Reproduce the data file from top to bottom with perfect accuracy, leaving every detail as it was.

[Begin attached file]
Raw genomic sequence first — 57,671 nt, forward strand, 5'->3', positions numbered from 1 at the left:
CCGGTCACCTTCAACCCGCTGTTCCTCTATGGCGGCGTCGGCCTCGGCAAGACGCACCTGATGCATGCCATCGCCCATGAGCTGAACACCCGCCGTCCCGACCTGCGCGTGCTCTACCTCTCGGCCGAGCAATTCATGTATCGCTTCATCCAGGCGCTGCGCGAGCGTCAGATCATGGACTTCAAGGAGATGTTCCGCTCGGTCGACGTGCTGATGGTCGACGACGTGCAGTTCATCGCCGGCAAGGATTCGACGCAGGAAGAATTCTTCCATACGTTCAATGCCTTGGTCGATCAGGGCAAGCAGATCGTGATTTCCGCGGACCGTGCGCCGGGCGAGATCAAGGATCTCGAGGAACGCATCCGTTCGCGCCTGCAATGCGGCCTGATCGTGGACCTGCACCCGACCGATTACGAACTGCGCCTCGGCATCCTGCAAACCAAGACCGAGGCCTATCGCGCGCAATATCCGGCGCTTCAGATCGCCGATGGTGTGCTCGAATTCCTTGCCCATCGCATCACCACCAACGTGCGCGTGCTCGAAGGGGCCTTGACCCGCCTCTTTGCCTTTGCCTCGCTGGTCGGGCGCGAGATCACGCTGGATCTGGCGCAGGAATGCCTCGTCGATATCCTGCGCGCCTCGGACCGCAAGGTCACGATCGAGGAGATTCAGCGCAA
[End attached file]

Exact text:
Raw genomic sequence first — 57,671 nt, forward strand, 5'->3', positions numbered from 1 at the left:
CCGGTCACCTTCAACCCGCTGTTCCTCTATGGCGGCGTCGGCCTCGGCAAGACGCACCTGATGCATGCCATCGCCCATGAGCTGAACACCCGCCGTCCCGACCTGCGCGTGCTCTACCTCTCGGCCGAGCAATTCATGTATCGCTTCATCCAGGCGCTGCGCGAGCGTCAGATCATGGACTTCAAGGAGATGTTCCGCTCGGTCGACGTGCTGATGGTCGACGACGTGCAGTTCATCGCCGGCAAGGATTCGACGCAGGAAGAATTCTTCCATACGTTCAATGCCTTGGTCGATCAGGGCAAGCAGATCGTGATTTCCGCGGACCGTGCGCCGGGCGAGATCAAGGATCTCGAGGAACGCATCCGTTCGCGCCTGCAATGCGGCCTGATCGTGGACCTGCACCCGACCGATTACGAACTGCGCCTCGGCATCCTGCAAACCAAGACCGAGGCCTATCGCGCGCAATATCCGGCGCTTCAGATCGCCGATGGTGTGCTCGAATTCCTTGCCCATCGCATCACCACCAACGTGCGCGTGCTCGAAGGGGCCTTGACCCGCCTCTTTGCCTTTGCCTCGCTGGTCGGGCGCGAGATCACGCTGGATCTGGCGCAGGAATGCCTCGTCGATATCCTGCGCGCCTCGGACCGCAAGGTCACGATCGAGGAGATTCAGCGCAA